Ad Spend Shifting To Content Marketing Because People Hate Everything Else

Ad blockers and declining ad effectiveness have forced marketers to switch tactics and focus more on real-time, owned and shared media. That change has brought a shift in strategy to content marketing, according to a report titled, “The Eclipse of Online Ads,” from Rebecca Lieb, funded by ScribbleLive.

It is estimated that since ad blockers have become popular, 12% of ads aren’t seen by humans, which amounts to about $18.5 billion wasted in spending. On top of that, most users have about 60% banner blindness, and are unable to recall any ads they’ve seen.

About 25% of smartphone users have concerns about the privacy of the data collected by smart devices, while only 20% believe that the benefits outweigh the risks of data collection.

Mobile is a different beast altogether for marketers: small screen sizes make establishing screen real estate difficult, while ads can eat into consumer’s data and drastically affect loading times.

Brands are being pulled into ever-more intimate relationships with their consumers, through the nature of mobile as a device, and through the data they are now collecting.

If a brand has a coherent strategy in place for its content, a well-budgeted marketing mix, and the ability to measure the specific outcomes it wants, it will stand up to scrutiny and attract the kinds of customers it wants.

If not, then a lot of money will likely go to waste trying to attract the attentions of fickle consumers.

4 comments about "Ad Spend Shifting To Content Marketing Because People Hate Everything Else".
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  1. kevin lee from Didit / eMarketing Association / Giving Forward, March 31, 2016 at 12:12 p.m.

    It's DVRs/Tivo all over again.  Earned media is great and can support paid social and SEO as well as paid search, but given the budgets allocated to advertising content or "native" can't possibly absorb all the marketing dollars currently pumped into paid advertising (regardless of format).  So, alternatives may be hard to come by.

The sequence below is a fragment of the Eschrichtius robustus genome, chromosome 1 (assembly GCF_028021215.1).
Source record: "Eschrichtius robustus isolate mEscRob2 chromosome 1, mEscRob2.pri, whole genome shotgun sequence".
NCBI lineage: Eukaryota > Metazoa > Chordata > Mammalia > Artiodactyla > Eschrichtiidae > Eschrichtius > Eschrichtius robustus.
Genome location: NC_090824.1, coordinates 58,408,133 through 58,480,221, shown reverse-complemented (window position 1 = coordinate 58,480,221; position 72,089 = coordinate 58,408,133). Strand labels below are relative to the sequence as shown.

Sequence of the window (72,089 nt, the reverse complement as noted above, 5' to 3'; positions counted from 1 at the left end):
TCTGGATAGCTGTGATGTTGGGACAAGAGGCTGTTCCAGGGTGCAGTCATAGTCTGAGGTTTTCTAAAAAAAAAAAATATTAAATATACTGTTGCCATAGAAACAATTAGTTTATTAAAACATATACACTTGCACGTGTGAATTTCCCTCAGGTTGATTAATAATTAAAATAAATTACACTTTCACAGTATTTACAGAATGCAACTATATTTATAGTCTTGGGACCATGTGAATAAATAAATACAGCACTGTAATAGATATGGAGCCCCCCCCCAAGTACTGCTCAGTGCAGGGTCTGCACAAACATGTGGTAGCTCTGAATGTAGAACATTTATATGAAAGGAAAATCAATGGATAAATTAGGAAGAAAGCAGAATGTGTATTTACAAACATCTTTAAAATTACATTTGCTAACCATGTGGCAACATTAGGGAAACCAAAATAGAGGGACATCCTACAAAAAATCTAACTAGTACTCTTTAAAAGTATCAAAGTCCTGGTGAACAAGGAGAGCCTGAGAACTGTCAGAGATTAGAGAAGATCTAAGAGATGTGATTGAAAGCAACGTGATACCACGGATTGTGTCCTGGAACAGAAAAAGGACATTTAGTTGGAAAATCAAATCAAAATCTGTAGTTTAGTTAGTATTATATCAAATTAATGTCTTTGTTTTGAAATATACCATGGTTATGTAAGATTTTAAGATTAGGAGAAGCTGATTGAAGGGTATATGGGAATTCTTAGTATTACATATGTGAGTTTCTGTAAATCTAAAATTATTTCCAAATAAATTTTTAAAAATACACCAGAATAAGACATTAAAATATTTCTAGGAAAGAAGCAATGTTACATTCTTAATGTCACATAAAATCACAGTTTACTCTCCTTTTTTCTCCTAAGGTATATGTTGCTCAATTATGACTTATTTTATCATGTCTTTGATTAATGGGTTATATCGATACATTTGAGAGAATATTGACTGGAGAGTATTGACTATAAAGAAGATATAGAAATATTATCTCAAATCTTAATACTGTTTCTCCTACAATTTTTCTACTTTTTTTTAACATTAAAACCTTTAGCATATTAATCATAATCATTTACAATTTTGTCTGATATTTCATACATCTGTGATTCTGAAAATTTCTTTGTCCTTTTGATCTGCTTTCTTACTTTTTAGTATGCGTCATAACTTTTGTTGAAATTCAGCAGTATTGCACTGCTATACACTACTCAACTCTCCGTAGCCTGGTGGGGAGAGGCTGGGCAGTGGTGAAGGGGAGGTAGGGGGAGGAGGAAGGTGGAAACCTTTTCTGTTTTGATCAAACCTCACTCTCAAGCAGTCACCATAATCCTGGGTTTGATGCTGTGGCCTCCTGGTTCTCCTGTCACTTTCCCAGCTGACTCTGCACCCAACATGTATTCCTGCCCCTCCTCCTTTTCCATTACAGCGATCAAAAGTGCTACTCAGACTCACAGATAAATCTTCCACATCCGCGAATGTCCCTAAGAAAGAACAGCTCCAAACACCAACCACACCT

2. Rebecca Lieb, March 31, 2016 at 12:27 p.m.

    Many thanks for the coverage. The full report can be downloaded here: 

  3. Doug Garnett from Protonik, LLC, March 31, 2016 at 9:11 p.m.

    The only declining ad effectiveness is in digital due to ad blockers.

    However TV and other traditional mediums are doing well. Still, there's a lot of money out there trying to convince is there's a problem so we will shift dollars to their magic solution - none of which are magic and none of which are solutions.

    hence...content marketing. The Bait and Switch solution we are told is elegant and honors consumers. Yup, let's be dishonesty by telling them it's content then switch in that pitch for our products. Real classy advertising...

  4. Claudio Marcus from FreeWheel, April 4, 2016 at 11:05 a.m.

    Do most consumers really want "intimate relationships with their brands"? Maybe with a few, but I suspect most consumers will not be inticed into or reciprocate any sort of a love affair with brands. As such, it is likely that "money will likely go wasted trying to attract the attentions of fickle consumers." While many consumers may not like advertising, and it is their prerogative to skip or avoid ads, most do realize that ads help pay for the content and many are willing to live with this trade-off. It remains to be seen whether consumers prefer to be exposed to advertorials posing as content. Personally, I very much doubt it.

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